1. The NSA has Stopped 54 Terrorist Attacks with Mass Spying
The discredited claim
NSA defenders have thrown out many claims about how NSA surveillance has protected us from terrorists, including repeatedly declaring that it has thwarted 54 plots. Rep. Mike Rogers says it often. Only weeks after the first Snowden leak, US President Barack Obama claimed: “We know of at least 50 threats that have been averted” because of the NSA’s spy powers. Former NSA Director Gen. Keith Alexander also repeatedly claimed that those programs thwarted 54 different attacks.
Others, including former Vice President Dick Cheney have claimed that had the bulk spying programs in place, the government could have stopped the 9/11 bombings, specifically noting that the government needed the program to locate Khalid al Mihdhar, a hijacker who was living in San Diego.
Why it’s not credible:
These claims have been thoroughly debunked. First, the claim that the information stopped 54 terrorist plots fell completely apart. In dramatic Congressional testimony, Sen. Leahy forced a formal retraction from NSA Director Alexander in October, 2013:
"Would you agree that the 54 cases that keep getting cited by the administration were not all plots, and of the 54, only 13 had some nexus to the U.S.?" Leahy said at the hearing. "Would you agree with that, yes or no?"
"Yes," Alexander replied, without elaborating.
But that didn’t stop the apologists. We keep hearing the “54 plots” line to this day.
As for 9/11, sadly, the same is true. The government did not need additional mass collection capabilities, like the mass phone records programs, to find al Mihdhar in San Diego. As ProPublica noted, quoting Bob Graham, the former chair of the Senate Intelligence Committee:
U.S. intelligence agencies knew the identity of the hijacker in question, Saudi national Khalid al Mihdhar, long before 9/11 and had the ability find him, but they failed to do so.
"There were plenty of opportunities without having to rely on this metadata system for the FBI and intelligence agencies to have located Mihdhar," says former Senator Bob Graham, the Florida Democrat who extensively investigated 9/11 as chairman of the Senate’s intelligence committee.
Moreover, Peter Bergen and a team at the New America Foundation dug into the government’s claims about plots in America, including studying over 225 individuals recruited by al Qaeda and similar groups in the United States and charged with terrorism, and concluded:
Our review of the government’s claims about the role that NSA "bulk" surveillance of phone and email communications records has had in keeping the United States safe from terrorism shows that these claims are overblown and even misleading...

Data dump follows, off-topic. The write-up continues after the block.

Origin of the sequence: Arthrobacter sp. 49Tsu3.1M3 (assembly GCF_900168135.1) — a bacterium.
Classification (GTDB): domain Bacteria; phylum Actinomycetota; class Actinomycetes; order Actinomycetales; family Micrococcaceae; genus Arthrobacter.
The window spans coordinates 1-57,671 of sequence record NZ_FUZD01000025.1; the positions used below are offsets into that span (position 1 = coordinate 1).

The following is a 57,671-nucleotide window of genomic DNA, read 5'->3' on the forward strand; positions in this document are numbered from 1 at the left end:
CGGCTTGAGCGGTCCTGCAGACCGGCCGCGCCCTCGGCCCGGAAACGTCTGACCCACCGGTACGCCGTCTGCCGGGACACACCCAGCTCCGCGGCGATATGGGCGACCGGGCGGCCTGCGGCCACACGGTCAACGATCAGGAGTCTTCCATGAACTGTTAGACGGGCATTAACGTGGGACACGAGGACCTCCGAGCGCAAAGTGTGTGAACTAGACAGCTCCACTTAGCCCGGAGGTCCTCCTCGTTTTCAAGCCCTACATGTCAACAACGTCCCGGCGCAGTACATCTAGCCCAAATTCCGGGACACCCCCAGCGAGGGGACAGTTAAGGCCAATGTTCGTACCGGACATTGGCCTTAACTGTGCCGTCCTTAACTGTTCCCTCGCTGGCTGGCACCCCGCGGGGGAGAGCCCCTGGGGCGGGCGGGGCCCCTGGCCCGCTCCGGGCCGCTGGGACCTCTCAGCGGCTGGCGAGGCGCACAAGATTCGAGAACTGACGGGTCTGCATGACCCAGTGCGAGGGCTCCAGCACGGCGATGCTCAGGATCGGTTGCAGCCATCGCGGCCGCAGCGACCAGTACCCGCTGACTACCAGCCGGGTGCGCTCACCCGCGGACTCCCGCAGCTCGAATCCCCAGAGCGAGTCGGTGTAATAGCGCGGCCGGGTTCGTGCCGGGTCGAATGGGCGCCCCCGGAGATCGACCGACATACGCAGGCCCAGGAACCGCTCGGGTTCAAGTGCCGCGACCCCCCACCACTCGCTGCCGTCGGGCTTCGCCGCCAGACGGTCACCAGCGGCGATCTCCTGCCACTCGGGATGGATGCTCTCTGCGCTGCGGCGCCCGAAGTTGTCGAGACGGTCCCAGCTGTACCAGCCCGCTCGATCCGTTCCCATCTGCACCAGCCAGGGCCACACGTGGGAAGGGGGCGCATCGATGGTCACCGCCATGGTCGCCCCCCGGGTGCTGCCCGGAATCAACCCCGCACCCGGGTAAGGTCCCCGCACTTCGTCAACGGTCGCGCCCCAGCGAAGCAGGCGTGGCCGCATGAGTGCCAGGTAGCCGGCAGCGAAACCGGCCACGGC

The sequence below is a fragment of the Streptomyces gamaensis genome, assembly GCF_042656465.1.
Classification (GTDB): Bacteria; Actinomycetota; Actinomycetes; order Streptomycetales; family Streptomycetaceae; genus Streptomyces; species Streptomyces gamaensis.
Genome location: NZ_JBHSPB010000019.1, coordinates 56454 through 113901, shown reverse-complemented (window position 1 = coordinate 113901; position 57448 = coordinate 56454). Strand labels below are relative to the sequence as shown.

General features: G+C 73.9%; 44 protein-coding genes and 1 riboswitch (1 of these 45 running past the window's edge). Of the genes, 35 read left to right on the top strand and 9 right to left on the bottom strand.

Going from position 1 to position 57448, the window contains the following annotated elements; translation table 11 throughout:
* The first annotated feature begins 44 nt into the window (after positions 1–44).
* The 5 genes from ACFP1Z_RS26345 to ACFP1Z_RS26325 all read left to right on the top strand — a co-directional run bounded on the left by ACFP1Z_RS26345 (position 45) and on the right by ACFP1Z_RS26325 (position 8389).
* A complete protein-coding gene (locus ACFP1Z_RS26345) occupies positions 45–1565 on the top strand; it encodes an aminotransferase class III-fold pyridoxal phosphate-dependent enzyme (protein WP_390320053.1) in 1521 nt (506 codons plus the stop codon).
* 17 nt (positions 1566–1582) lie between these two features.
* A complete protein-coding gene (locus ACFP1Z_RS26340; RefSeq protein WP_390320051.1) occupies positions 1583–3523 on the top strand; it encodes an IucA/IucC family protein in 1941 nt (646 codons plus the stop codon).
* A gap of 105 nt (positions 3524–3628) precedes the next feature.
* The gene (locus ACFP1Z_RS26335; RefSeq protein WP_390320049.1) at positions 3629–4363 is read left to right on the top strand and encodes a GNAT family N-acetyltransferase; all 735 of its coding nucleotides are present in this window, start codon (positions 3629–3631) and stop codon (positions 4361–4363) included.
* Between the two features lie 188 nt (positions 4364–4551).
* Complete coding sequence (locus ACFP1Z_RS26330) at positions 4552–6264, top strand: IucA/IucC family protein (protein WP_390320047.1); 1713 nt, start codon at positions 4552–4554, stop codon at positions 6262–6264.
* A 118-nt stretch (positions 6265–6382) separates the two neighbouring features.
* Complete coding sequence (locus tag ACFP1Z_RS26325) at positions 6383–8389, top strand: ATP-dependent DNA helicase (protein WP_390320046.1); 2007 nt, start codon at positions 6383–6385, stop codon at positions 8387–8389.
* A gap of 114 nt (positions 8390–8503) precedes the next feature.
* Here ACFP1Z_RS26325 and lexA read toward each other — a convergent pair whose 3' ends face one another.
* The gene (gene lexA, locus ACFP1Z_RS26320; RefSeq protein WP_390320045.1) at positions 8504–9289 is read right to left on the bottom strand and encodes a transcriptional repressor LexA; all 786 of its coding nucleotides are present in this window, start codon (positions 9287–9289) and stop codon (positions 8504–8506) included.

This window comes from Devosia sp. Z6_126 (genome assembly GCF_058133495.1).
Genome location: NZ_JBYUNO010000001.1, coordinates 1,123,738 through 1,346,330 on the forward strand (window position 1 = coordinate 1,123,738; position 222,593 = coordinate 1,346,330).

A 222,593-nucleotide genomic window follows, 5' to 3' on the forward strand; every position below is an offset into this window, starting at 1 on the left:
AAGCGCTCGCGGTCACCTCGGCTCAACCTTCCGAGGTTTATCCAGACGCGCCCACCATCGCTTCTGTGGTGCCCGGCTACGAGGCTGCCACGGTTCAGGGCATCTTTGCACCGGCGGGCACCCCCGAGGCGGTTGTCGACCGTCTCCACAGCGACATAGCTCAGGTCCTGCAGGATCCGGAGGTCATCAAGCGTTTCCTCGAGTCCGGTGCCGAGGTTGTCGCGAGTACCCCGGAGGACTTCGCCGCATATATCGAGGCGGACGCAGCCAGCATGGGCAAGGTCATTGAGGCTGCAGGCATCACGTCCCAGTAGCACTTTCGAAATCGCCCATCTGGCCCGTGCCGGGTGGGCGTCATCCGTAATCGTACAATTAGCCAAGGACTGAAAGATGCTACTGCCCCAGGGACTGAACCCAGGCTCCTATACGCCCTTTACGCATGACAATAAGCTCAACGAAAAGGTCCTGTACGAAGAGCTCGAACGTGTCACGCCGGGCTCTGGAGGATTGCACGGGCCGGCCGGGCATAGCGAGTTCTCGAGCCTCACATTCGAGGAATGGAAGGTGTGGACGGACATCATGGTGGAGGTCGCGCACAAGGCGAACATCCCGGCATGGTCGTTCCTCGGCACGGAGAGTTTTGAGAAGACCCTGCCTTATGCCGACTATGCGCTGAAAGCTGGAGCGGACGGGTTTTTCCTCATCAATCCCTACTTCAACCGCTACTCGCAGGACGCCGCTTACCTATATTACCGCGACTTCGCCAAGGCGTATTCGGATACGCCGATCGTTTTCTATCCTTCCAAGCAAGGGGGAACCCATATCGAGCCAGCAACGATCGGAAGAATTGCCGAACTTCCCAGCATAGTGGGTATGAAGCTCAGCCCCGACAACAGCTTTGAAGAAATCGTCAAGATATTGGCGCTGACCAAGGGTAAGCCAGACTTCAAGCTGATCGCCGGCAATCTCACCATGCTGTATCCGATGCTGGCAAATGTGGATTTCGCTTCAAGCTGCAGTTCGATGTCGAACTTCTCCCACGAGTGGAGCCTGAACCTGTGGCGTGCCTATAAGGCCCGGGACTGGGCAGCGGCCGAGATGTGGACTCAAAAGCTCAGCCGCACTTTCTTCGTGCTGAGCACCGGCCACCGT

When backed into a corner, the government’s apologists cite the capture of Zazi, the so-called New York subway bomber. However, in that case, the Associated Press reported that the government could have easily stopped the plot without the NSA program, under authorities that comply with the Constitution. Sens. Ron Wyden and Mark Udall have been saying this for a long time.
Both of the President’s hand-picked advisors on mass surveillance concur about the telephone records collection. The President’s Review Board issued a report in which it stated “the information contributed to terrorist investigations by the use of section 215 telephony meta-data was not essential to preventing attacks,” The Privacy and Civil Liberties Oversight Board (PCLOB) also issued a report in which it stated, “we have not identified a single instance involving a threat to the United States in which [bulk collection under Section 215 of the Patriot Act] made a concrete difference in the outcome of a counterterrorism investigation.”
And in an amicus brief in EFF’s case First Unitarian Church of Los Angeles v. the NSA case, Sens. Ron Wyden, Mark Udall, and Martin Heinrich stated that, while the administration has claimed that bulk collection is necessary to prevent terrorism, they “have reviewed the bulk-collection program extensively, and none of the claims appears to hold up to scrutiny.”
Even former top NSA official John Inglis admitted that the phone records program has not stopped any terrorist attacks aimed at the US and at most, helped catch one guy who shipped about $8,000 to a Somalian group that the US has designated as a terrorist group but that has never even remotely been involved in any attacks aimed at the US.
( ) Bioterror risk is low and wouldn’t kill many people anyway.
(Rebecca, 7 March 2013, Analyst at Stratfor, “Bioterrorism and the Pandemic Potential,” Stratfor, http://www.stratfor.com/weekly/bioterrorism-and-pandemic-potential)